With your particular choice of $R$, the $H^2$ is $0$. More generally, if $R$ is a strictly Henselian *regular* local ring of dimension $2$, then by the purity for the Brauer group (in this particular case it is known and due to, I believe, Grothendieck; for a proof see Grothendieck "Le groupe de Brauer II", Prop. 2.3) $H^2_{et}(R \setminus \{ \mathfrak{m} \}, \mathbf{G}_m) = H^2_{et}(R, \mathbf{G}_m) = 0$. The first equality is due to the purity because you're removing a closed subscheme of codimension $2$; the second equality is because $R$ is strictly Henselian and $\mathbf{G}_m$ is smooth: by Grothendieck "Le groupe de Brauer III" appendix, Thm. 11.7 2), the cohomology can thus be computed over the separably closed residue field, where it vanishes.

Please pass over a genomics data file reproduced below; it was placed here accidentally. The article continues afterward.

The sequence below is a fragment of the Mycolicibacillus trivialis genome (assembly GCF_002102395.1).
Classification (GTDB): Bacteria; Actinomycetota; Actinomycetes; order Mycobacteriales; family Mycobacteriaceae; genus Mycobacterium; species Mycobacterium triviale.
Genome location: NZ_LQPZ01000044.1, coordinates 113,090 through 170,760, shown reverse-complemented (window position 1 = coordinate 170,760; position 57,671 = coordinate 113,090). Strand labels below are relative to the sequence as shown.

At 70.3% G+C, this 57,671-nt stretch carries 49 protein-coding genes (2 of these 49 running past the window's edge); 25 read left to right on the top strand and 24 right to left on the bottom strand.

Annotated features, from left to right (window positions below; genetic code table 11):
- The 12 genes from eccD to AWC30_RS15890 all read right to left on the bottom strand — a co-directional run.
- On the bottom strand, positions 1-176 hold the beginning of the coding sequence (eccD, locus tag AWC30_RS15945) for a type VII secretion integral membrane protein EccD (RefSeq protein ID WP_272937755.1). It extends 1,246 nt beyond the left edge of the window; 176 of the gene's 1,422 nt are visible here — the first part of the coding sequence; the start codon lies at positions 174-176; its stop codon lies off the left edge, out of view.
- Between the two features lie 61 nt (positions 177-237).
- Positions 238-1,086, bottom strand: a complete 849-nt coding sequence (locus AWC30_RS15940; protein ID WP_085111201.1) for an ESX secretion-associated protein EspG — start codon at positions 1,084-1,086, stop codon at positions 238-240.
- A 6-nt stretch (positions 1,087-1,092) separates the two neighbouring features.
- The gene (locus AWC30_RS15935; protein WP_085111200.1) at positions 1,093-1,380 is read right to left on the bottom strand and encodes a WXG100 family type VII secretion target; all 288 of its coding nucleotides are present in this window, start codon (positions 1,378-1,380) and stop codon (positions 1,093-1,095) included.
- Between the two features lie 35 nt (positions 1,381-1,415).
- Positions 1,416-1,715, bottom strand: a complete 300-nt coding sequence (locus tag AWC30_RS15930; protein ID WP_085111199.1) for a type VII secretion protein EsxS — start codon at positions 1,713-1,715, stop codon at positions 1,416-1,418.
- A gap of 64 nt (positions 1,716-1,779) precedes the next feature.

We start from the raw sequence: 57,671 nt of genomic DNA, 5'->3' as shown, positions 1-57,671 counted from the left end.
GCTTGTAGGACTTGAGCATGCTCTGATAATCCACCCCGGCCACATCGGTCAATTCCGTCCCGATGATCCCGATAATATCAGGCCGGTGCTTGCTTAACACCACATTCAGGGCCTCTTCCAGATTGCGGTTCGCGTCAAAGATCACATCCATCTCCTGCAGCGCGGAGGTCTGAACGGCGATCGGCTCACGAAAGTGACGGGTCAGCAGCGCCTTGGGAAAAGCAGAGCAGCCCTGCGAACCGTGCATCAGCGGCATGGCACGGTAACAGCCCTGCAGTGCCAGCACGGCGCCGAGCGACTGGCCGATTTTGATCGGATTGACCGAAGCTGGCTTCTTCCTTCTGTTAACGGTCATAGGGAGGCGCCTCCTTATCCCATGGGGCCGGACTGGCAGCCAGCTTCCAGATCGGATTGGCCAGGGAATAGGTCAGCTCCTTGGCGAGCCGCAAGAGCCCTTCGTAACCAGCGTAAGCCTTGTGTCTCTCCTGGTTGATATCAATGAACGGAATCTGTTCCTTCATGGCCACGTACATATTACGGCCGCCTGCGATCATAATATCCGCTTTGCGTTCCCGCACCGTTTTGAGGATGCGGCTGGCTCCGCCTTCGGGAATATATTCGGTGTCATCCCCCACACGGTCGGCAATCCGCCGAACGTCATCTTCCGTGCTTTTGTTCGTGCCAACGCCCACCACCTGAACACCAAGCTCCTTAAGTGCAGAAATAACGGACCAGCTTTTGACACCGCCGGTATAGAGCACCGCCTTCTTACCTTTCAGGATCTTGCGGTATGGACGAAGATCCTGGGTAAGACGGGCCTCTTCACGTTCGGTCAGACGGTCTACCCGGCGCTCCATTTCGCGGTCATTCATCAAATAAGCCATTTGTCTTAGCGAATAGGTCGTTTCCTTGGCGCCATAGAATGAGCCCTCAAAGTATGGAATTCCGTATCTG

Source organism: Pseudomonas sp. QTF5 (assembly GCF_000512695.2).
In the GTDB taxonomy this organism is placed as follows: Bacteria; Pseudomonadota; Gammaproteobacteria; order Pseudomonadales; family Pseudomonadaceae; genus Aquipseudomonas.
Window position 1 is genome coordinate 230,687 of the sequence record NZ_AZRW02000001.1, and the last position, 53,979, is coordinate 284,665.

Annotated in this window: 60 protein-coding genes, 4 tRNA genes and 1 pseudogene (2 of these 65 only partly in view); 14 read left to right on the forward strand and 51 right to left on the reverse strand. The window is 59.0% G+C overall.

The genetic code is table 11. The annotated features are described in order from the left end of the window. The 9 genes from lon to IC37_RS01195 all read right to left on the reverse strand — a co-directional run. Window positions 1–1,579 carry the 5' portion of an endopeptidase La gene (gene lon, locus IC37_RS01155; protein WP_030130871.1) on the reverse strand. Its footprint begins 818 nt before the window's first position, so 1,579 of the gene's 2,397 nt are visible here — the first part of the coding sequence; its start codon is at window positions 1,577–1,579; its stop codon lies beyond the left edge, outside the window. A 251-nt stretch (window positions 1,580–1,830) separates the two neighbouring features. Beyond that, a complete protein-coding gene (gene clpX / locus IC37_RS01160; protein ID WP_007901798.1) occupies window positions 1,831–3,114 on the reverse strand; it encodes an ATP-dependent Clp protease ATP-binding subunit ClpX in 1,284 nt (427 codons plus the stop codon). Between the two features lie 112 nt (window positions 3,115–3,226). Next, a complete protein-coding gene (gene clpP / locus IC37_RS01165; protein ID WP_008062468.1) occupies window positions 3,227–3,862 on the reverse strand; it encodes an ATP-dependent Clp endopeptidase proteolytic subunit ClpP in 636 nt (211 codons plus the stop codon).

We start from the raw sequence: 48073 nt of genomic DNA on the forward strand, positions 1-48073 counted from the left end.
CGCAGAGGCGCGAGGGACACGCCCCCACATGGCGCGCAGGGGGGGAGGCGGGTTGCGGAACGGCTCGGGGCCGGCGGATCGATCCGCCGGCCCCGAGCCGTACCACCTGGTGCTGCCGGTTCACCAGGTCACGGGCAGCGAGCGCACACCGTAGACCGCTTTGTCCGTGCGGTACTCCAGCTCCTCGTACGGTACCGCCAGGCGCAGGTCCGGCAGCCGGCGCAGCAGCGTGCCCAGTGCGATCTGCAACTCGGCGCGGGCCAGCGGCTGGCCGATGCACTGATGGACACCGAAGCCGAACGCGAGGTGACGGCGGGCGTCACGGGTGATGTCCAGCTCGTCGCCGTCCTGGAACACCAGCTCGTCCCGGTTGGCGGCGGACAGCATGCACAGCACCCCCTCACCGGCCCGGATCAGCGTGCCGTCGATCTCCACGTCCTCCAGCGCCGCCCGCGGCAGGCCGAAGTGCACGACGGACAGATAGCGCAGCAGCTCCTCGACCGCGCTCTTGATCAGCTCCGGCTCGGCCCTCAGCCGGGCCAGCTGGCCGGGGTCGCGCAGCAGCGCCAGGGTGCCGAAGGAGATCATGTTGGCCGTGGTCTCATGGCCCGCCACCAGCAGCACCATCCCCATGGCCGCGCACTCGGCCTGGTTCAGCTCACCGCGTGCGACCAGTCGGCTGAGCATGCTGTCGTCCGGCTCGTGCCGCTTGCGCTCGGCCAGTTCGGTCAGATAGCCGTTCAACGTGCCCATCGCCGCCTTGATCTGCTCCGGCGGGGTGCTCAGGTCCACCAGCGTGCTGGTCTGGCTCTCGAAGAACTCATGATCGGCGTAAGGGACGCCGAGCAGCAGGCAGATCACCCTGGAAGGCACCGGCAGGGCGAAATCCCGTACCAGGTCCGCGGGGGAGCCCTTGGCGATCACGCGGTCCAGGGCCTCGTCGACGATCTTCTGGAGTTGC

More generally assuming that $R$ is a strictly Henselian regular local ring of dimension $\ge 2$, the $H^2$ is always supposed to be $0$ by the aforementioned purity and the argument as above. This is open (as far as I know), although many cases are known, including $\dim R \le 3$. For a brief survey on precisely this question see Gabber "On purity for the Brauer group" in Oberwolfach report No. 37/2004.